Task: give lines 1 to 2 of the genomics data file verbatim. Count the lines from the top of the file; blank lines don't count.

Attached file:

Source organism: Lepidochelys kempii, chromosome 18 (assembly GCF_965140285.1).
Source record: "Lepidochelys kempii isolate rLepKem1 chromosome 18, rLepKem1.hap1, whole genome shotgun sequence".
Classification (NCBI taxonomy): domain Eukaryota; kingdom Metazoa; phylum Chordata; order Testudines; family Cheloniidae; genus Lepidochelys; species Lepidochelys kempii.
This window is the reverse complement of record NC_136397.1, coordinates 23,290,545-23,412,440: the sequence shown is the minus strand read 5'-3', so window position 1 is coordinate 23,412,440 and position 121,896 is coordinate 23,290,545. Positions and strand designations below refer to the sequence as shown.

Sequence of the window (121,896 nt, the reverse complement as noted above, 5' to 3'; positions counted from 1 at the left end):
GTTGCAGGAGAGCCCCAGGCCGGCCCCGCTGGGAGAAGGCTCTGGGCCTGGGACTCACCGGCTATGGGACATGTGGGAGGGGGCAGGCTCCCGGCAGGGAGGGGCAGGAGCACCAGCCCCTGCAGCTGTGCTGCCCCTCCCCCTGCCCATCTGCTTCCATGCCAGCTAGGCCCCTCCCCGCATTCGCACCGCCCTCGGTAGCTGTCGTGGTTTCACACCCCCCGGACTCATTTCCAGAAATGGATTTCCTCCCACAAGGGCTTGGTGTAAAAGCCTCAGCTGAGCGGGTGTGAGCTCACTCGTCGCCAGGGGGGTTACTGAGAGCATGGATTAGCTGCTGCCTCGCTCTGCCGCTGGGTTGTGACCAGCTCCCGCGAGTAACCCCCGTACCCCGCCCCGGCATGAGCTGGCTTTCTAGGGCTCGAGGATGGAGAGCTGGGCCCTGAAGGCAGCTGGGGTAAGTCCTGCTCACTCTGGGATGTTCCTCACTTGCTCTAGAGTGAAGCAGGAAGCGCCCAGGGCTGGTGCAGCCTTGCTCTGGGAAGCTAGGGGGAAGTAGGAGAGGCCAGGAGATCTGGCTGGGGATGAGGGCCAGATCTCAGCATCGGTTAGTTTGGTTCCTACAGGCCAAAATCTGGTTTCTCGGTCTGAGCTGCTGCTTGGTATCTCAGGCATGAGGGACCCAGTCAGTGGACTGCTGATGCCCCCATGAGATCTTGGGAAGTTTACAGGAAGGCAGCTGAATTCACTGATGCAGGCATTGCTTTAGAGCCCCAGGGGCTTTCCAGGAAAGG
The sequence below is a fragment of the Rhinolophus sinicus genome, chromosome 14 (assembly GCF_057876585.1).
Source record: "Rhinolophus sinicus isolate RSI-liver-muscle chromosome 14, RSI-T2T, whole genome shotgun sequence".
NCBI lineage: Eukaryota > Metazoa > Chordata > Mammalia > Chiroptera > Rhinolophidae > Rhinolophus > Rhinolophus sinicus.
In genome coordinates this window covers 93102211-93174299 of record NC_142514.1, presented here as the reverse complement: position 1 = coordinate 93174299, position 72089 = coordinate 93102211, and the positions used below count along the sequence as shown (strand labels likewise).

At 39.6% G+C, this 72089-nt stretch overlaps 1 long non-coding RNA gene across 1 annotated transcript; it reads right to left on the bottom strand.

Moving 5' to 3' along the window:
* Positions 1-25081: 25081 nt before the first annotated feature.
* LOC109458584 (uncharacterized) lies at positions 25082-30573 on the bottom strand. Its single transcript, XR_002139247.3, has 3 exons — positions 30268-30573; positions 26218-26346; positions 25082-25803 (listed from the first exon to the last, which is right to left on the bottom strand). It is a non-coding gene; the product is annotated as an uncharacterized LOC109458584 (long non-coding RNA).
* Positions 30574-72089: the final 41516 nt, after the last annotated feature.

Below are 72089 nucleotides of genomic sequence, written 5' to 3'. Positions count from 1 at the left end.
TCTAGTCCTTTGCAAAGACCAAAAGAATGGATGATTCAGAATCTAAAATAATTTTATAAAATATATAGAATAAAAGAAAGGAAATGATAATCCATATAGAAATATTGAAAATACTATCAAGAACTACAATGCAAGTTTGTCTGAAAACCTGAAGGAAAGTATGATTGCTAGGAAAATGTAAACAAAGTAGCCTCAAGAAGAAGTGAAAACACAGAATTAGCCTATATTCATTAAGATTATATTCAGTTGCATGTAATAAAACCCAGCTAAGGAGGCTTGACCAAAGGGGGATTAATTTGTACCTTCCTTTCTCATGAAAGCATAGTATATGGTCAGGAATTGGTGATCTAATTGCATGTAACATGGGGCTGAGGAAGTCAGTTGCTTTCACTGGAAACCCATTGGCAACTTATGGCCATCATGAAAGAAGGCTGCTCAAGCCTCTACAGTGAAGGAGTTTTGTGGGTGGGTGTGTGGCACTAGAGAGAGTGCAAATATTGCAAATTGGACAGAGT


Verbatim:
Source organism: Lepidochelys kempii, chromosome 18 (assembly GCF_965140285.1).
Source record: "Lepidochelys kempii isolate rLepKem1 chromosome 18, rLepKem1.hap1, whole genome shotgun sequence".